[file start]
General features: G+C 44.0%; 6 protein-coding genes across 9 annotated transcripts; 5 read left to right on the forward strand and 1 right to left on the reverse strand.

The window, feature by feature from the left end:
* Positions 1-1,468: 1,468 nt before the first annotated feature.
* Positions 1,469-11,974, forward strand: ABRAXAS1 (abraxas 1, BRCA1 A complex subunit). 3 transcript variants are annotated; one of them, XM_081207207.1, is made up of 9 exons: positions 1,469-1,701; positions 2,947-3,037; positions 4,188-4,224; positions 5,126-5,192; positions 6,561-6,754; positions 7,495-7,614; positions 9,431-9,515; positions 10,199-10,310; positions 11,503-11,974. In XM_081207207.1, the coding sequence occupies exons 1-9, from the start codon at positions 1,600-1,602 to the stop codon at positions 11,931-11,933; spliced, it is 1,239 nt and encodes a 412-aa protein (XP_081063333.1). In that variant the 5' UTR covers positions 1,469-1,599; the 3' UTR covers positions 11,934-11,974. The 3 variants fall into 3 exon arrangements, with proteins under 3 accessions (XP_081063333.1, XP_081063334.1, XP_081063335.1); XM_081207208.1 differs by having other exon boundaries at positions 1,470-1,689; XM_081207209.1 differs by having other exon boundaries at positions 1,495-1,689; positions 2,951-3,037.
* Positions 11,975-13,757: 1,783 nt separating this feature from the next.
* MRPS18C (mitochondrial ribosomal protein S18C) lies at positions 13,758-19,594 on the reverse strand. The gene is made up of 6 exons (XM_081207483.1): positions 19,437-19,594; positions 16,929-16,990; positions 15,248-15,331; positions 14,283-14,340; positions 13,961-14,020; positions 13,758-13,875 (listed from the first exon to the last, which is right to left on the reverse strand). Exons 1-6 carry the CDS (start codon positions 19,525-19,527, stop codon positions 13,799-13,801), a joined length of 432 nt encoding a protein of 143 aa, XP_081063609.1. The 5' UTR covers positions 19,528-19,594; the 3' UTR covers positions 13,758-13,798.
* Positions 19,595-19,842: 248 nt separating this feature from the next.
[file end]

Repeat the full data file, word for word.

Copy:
General features: G+C 44.0%; 6 protein-coding genes across 9 annotated transcripts; 5 read left to right on the forward strand and 1 right to left on the reverse strand.

The window, feature by feature from the left end:
* Positions 1-1,468: 1,468 nt before the first annotated feature.
* Positions 1,469-11,974, forward strand: ABRAXAS1 (abraxas 1, BRCA1 A complex subunit). 3 transcript variants are annotated; one of them, XM_081207207.1, is made up of 9 exons: positions 1,469-1,701; positions 2,947-3,037; positions 4,188-4,224; positions 5,126-5,192; positions 6,561-6,754; positions 7,495-7,614; positions 9,431-9,515; positions 10,199-10,310; positions 11,503-11,974. In XM_081207207.1, the coding sequence occupies exons 1-9, from the start codon at positions 1,600-1,602 to the stop codon at positions 11,931-11,933; spliced, it is 1,239 nt and encodes a 412-aa protein (XP_081063333.1). In that variant the 5' UTR covers positions 1,469-1,599; the 3' UTR covers positions 11,934-11,974. The 3 variants fall into 3 exon arrangements, with proteins under 3 accessions (XP_081063333.1, XP_081063334.1, XP_081063335.1); XM_081207208.1 differs by having other exon boundaries at positions 1,470-1,689; XM_081207209.1 differs by having other exon boundaries at positions 1,495-1,689; positions 2,951-3,037.
* Positions 11,975-13,757: 1,783 nt separating this feature from the next.
* MRPS18C (mitochondrial ribosomal protein S18C) lies at positions 13,758-19,594 on the reverse strand. The gene is made up of 6 exons (XM_081207483.1): positions 19,437-19,594; positions 16,929-16,990; positions 15,248-15,331; positions 14,283-14,340; positions 13,961-14,020; positions 13,758-13,875 (listed from the first exon to the last, which is right to left on the reverse strand). Exons 1-6 carry the CDS (start codon positions 19,525-19,527, stop codon positions 13,799-13,801), a joined length of 432 nt encoding a protein of 143 aa, XP_081063609.1. The 5' UTR covers positions 19,528-19,594; the 3' UTR covers positions 13,758-13,798.
* Positions 19,595-19,842: 248 nt separating this feature from the next.